The Lisbon treaty, in six quotes

Quoted at Libertas, several European leaders tell the story of the Lisbon treaty. Nicolas Sarkozy says the (rejected) EU constitution couldn’t have passed anywhere if voted on by the people:

France was just ahead of all the other countries in voting No. It would happen in all Member States if they have a referendum. There is a cleavage between people and governments.

How is the Lisbon treaty different? In substance, not at all, says the Irish foreign minister:

The substance of what was agreed in 2004 has been retained. What is gone is the term ‘constitution’.

Angela Merkel agrees:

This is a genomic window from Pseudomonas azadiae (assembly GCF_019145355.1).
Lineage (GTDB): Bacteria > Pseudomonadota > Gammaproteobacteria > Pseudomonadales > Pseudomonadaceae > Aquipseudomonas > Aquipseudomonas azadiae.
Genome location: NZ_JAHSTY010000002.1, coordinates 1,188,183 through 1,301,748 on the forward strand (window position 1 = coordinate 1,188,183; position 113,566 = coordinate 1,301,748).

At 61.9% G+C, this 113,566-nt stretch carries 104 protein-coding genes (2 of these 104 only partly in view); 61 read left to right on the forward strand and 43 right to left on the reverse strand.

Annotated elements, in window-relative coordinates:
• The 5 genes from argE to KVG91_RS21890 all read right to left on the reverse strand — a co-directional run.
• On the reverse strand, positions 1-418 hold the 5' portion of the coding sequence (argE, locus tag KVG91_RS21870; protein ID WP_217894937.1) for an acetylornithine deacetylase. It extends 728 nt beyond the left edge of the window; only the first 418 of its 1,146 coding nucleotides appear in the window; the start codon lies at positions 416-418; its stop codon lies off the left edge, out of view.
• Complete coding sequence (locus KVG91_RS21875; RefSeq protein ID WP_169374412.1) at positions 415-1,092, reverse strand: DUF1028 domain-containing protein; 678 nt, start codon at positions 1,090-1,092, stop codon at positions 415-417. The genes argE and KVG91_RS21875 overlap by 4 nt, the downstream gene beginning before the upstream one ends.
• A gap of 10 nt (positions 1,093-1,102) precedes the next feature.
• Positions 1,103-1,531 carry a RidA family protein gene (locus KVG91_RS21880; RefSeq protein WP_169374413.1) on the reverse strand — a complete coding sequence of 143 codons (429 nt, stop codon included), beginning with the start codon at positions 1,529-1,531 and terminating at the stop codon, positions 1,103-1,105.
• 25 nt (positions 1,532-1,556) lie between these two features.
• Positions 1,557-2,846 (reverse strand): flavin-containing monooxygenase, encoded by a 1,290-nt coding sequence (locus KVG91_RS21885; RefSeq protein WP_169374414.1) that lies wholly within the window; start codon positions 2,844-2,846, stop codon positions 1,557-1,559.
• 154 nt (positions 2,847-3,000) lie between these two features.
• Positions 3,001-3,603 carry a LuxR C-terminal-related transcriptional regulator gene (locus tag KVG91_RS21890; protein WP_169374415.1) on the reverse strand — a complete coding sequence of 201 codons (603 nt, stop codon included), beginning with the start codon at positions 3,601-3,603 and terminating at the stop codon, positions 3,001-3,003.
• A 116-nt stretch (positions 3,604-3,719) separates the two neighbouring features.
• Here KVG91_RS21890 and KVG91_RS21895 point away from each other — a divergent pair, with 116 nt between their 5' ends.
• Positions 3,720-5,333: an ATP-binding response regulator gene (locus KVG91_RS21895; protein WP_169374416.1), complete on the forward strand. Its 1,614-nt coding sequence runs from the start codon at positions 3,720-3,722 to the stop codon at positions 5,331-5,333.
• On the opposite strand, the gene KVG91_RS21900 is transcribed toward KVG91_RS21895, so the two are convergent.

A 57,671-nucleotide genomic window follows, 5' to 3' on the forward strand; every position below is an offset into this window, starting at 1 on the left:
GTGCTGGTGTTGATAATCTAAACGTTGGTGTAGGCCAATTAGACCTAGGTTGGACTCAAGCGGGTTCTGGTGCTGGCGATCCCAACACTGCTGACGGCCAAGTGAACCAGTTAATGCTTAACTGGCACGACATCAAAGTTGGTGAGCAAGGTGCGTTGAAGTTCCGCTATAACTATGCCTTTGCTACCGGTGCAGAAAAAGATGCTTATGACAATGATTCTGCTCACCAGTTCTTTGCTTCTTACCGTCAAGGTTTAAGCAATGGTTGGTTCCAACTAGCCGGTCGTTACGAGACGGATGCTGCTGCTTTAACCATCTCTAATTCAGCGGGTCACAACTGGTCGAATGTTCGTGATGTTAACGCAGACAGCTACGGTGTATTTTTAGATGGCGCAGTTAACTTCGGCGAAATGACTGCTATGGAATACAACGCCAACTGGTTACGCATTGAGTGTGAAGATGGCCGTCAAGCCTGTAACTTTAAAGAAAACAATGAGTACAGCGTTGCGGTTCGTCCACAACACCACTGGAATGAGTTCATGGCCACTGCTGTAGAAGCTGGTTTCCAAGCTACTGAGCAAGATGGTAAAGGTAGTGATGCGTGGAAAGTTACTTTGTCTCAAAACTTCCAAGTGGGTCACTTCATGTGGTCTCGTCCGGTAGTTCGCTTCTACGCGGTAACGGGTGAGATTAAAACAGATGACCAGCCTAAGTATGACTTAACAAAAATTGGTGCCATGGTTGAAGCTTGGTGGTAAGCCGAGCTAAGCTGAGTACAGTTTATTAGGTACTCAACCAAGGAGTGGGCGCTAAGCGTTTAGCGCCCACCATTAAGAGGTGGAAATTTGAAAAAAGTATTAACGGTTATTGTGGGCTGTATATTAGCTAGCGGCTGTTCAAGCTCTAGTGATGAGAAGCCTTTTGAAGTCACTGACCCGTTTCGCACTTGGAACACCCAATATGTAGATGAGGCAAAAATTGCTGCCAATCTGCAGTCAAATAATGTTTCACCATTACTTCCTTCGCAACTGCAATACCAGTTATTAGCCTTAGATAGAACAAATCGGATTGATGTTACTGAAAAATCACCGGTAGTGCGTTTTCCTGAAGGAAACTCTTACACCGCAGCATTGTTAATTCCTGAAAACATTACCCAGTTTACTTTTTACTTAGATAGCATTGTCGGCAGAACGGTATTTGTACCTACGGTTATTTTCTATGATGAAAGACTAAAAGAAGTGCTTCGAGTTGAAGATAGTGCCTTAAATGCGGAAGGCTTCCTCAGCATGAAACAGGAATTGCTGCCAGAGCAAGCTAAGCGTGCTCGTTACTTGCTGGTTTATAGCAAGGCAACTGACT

The substance of the constitution is preserved. That is a fact.

So how is it different? Deliberate obscurity, the Belgian Foreign Minister explains:

The aim of the Constitutional Treaty was to be more readable; the aim of this treaty is to be unreadable… The Constitution aimed to be clear, whereas this treaty had to be unclear. It is a success.

Valéry Giscard d’Estaing (former French President and chairman of the EU constitutional convention) expands:

The difference between the original Constitution and the present Lisbon Treaty is one of approach, rather than content … the proposals in the original constitutional treaty are practically unchanged. They have simply been dispersed through old treaties in the form of amendments. Why this subtle change? Above all, to head off any threat of referenda by avoiding any form of constitutional vocabulary.

The bottom line, again from d’Estaing:

Public opinion will be led to adopt, without knowing it, the proposals that we dare not present to them directly.

(Via the Volokh Conspiracy.)

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